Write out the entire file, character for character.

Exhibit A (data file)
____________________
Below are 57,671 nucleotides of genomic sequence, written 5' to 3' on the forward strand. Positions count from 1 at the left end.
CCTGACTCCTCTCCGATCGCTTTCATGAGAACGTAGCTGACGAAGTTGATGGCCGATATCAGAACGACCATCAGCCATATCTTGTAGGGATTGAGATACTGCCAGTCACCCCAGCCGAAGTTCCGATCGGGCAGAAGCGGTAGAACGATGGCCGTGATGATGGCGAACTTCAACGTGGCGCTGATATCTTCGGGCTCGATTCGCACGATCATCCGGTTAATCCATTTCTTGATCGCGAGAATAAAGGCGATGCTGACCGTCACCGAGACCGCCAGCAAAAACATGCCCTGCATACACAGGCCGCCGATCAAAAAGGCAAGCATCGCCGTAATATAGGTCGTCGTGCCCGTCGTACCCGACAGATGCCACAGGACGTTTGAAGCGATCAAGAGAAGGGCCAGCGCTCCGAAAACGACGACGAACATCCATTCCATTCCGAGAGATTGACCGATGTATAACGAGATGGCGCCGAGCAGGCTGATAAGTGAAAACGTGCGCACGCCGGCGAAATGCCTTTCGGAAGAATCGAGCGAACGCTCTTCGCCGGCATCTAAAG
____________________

Below are 57,671 nucleotides of genomic sequence, written 5' to 3' on the forward strand. Positions count from 1 at the left end.
CCTGACTCCTCTCCGATCGCTTTCATGAGAACGTAGCTGACGAAGTTGATGGCCGATATCAGAACGACCATCAGCCATATCTTGTAGGGATTGAGATACTGCCAGTCACCCCAGCCGAAGTTCCGATCGGGCAGAAGCGGTAGAACGATGGCCGTGATGATGGCGAACTTCAACGTGGCGCTGATATCTTCGGGCTCGATTCGCACGATCATCCGGTTAATCCATTTCTTGATCGCGAGAATAAAGGCGATGCTGACCGTCACCGAGACCGCCAGCAAAAACATGCCCTGCATACACAGGCCGCCGATCAAAAAGGCAAGCATCGCCGTAATATAGGTCGTCGTGCCCGTCGTACCCGACAGATGCCACAGGACGTTTGAAGCGATCAAGAGAAGGGCCAGCGCTCCGAAAACGACGACGAACATCCATTCCATTCCGAGAGATTGACCGATGTATAACGAGATGGCGCCGAGCAGGCTGATAAGTGAAAACGTGCGCACGCCGGCGAAATGCCTTTCGGAAGAATCGAGCGAACGCTCTTCGCCGGCATCTAAAG